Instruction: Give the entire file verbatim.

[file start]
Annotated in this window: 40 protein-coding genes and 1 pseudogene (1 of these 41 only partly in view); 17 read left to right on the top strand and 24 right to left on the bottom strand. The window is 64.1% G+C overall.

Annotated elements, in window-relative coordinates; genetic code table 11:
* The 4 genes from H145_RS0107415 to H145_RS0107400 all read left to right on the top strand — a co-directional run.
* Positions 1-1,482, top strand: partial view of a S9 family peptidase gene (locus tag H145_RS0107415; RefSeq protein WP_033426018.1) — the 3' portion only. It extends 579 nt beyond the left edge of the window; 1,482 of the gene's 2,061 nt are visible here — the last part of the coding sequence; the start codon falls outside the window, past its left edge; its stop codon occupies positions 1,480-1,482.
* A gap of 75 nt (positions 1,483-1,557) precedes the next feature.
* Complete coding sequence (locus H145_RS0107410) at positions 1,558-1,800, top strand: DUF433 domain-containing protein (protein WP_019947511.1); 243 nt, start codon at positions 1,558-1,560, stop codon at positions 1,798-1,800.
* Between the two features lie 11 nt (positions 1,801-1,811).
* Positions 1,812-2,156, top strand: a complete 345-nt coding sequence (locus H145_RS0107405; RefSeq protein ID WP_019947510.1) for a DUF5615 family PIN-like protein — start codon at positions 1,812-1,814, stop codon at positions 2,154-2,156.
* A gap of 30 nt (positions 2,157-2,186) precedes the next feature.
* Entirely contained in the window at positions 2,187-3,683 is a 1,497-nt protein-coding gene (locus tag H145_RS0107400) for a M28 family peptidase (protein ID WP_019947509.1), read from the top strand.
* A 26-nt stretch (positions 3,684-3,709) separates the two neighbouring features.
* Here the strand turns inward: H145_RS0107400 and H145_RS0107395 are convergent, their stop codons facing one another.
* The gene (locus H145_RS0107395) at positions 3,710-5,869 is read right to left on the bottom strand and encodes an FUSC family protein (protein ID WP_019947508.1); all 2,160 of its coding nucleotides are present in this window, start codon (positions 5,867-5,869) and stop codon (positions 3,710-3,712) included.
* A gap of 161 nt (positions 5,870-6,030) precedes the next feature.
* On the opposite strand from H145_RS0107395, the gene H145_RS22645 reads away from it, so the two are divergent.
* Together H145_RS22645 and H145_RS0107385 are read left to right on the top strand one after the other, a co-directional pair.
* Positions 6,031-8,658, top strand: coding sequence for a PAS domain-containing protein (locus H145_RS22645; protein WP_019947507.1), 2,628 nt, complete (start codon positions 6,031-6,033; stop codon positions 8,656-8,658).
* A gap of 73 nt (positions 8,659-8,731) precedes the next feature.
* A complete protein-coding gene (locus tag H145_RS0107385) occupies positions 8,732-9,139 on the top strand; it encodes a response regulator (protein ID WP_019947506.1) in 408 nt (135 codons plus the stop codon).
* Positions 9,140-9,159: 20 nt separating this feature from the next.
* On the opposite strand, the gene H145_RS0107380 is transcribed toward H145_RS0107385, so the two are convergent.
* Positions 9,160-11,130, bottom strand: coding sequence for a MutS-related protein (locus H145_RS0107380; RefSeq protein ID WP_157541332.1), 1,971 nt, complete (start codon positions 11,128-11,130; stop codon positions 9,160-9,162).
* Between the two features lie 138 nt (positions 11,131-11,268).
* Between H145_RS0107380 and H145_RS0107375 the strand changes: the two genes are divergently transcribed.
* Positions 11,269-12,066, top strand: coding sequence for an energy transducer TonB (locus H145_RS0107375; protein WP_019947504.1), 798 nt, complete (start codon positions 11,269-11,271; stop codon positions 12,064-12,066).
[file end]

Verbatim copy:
Annotated in this window: 40 protein-coding genes and 1 pseudogene (1 of these 41 only partly in view); 17 read left to right on the top strand and 24 right to left on the bottom strand. The window is 64.1% G+C overall.

Annotated elements, in window-relative coordinates; genetic code table 11:
* The 4 genes from H145_RS0107415 to H145_RS0107400 all read left to right on the top strand — a co-directional run.
* Positions 1-1,482, top strand: partial view of a S9 family peptidase gene (locus tag H145_RS0107415; RefSeq protein WP_033426018.1) — the 3' portion only. It extends 579 nt beyond the left edge of the window; 1,482 of the gene's 2,061 nt are visible here — the last part of the coding sequence; the start codon falls outside the window, past its left edge; its stop codon occupies positions 1,480-1,482.
* A gap of 75 nt (positions 1,483-1,557) precedes the next feature.
* Complete coding sequence (locus H145_RS0107410) at positions 1,558-1,800, top strand: DUF433 domain-containing protein (protein WP_019947511.1); 243 nt, start codon at positions 1,558-1,560, stop codon at positions 1,798-1,800.
* Between the two features lie 11 nt (positions 1,801-1,811).
* Positions 1,812-2,156, top strand: a complete 345-nt coding sequence (locus H145_RS0107405; RefSeq protein ID WP_019947510.1) for a DUF5615 family PIN-like protein — start codon at positions 1,812-1,814, stop codon at positions 2,154-2,156.
* A gap of 30 nt (positions 2,157-2,186) precedes the next feature.
* Entirely contained in the window at positions 2,187-3,683 is a 1,497-nt protein-coding gene (locus tag H145_RS0107400) for a M28 family peptidase (protein ID WP_019947509.1), read from the top strand.
* A 26-nt stretch (positions 3,684-3,709) separates the two neighbouring features.
* Here the strand turns inward: H145_RS0107400 and H145_RS0107395 are convergent, their stop codons facing one another.
* The gene (locus H145_RS0107395) at positions 3,710-5,869 is read right to left on the bottom strand and encodes an FUSC family protein (protein ID WP_019947508.1); all 2,160 of its coding nucleotides are present in this window, start codon (positions 5,867-5,869) and stop codon (positions 3,710-3,712) included.
* A gap of 161 nt (positions 5,870-6,030) precedes the next feature.
* On the opposite strand from H145_RS0107395, the gene H145_RS22645 reads away from it, so the two are divergent.
* Together H145_RS22645 and H145_RS0107385 are read left to right on the top strand one after the other, a co-directional pair.
* Positions 6,031-8,658, top strand: coding sequence for a PAS domain-containing protein (locus H145_RS22645; protein WP_019947507.1), 2,628 nt, complete (start codon positions 6,031-6,033; stop codon positions 8,656-8,658).
* A gap of 73 nt (positions 8,659-8,731) precedes the next feature.
* A complete protein-coding gene (locus tag H145_RS0107385) occupies positions 8,732-9,139 on the top strand; it encodes a response regulator (protein ID WP_019947506.1) in 408 nt (135 codons plus the stop codon).
* Positions 9,140-9,159: 20 nt separating this feature from the next.
* On the opposite strand, the gene H145_RS0107380 is transcribed toward H145_RS0107385, so the two are convergent.
* Positions 9,160-11,130, bottom strand: coding sequence for a MutS-related protein (locus H145_RS0107380; RefSeq protein ID WP_157541332.1), 1,971 nt, complete (start codon positions 11,128-11,130; stop codon positions 9,160-9,162).
* Between the two features lie 138 nt (positions 11,131-11,268).
* Between H145_RS0107380 and H145_RS0107375 the strand changes: the two genes are divergently transcribed.
* Positions 11,269-12,066, top strand: coding sequence for an energy transducer TonB (locus H145_RS0107375; protein WP_019947504.1), 798 nt, complete (start codon positions 11,269-11,271; stop codon positions 12,064-12,066).